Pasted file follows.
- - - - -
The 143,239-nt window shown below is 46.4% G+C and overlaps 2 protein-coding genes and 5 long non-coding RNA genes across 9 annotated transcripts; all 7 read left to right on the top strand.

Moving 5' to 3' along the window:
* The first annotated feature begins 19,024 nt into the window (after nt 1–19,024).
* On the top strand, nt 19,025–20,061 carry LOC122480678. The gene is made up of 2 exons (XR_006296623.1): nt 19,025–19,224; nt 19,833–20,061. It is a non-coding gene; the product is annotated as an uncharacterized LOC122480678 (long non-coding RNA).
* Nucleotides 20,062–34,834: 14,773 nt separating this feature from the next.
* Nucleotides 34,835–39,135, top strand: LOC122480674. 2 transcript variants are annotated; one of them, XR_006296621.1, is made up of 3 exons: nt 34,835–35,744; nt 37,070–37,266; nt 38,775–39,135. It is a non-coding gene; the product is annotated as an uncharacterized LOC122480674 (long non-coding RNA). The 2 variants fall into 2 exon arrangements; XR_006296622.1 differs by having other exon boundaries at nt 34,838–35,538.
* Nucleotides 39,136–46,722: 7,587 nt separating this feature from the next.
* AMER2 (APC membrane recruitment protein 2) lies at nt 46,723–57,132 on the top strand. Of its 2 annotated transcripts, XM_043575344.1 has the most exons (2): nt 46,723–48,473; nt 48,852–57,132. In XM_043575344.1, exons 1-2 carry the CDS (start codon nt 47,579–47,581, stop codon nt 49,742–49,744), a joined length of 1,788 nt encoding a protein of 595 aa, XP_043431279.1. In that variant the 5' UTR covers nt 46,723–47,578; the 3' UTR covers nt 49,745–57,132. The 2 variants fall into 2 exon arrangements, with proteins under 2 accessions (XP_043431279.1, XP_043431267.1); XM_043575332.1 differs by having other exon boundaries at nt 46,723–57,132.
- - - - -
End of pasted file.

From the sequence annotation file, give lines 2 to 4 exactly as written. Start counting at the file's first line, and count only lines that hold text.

Moving 5' to 3' along the window:
* The first annotated feature begins 19,024 nt into the window (after nt 1–19,024).
* On the top strand, nt 19,025–20,061 carry LOC122480678. The gene is made up of 2 exons (XR_006296623.1): nt 19,025–19,224; nt 19,833–20,061. It is a non-coding gene; the product is annotated as an uncharacterized LOC122480678 (long non-coding RNA).